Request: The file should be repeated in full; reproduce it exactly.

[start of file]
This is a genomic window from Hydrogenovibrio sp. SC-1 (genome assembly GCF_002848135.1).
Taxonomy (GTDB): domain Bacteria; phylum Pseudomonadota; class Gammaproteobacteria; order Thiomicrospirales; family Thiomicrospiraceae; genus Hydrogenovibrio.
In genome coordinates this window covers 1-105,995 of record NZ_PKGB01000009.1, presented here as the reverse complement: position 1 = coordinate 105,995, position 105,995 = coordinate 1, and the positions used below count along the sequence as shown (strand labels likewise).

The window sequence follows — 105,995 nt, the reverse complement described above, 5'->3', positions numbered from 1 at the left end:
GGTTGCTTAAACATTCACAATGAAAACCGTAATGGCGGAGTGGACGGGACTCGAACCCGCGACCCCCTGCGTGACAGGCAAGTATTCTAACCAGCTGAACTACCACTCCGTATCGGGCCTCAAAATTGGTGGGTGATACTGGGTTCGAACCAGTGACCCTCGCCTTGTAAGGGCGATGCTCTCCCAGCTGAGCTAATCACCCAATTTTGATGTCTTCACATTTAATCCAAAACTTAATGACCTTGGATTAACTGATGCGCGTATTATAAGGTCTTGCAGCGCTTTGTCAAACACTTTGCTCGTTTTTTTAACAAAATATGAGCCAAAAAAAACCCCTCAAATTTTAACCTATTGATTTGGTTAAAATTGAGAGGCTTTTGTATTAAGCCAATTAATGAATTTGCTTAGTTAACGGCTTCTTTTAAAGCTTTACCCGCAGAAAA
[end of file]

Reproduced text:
This is a genomic window from Hydrogenovibrio sp. SC-1 (genome assembly GCF_002848135.1).
Taxonomy (GTDB): domain Bacteria; phylum Pseudomonadota; class Gammaproteobacteria; order Thiomicrospirales; family Thiomicrospiraceae; genus Hydrogenovibrio.
In genome coordinates this window covers 1-105,995 of record NZ_PKGB01000009.1, presented here as the reverse complement: position 1 = coordinate 105,995, position 105,995 = coordinate 1, and the positions used below count along the sequence as shown (strand labels likewise).

The window sequence follows — 105,995 nt, the reverse complement described above, 5'->3', positions numbered from 1 at the left end:
GGTTGCTTAAACATTCACAATGAAAACCGTAATGGCGGAGTGGACGGGACTCGAACCCGCGACCCCCTGCGTGACAGGCAAGTATTCTAACCAGCTGAACTACCACTCCGTATCGGGCCTCAAAATTGGTGGGTGATACTGGGTTCGAACCAGTGACCCTCGCCTTGTAAGGGCGATGCTCTCCCAGCTGAGCTAATCACCCAATTTTGATGTCTTCACATTTAATCCAAAACTTAATGACCTTGGATTAACTGATGCGCGTATTATAAGGTCTTGCAGCGCTTTGTCAAACACTTTGCTCGTTTTTTTAACAAAATATGAGCCAAAAAAAACCCCTCAAATTTTAACCTATTGATTTGGTTAAAATTGAGAGGCTTTTGTATTAAGCCAATTAATGAATTTGCTTAGTTAACGGCTTCTTTTAAAGCTTTACCCGCAGAAAA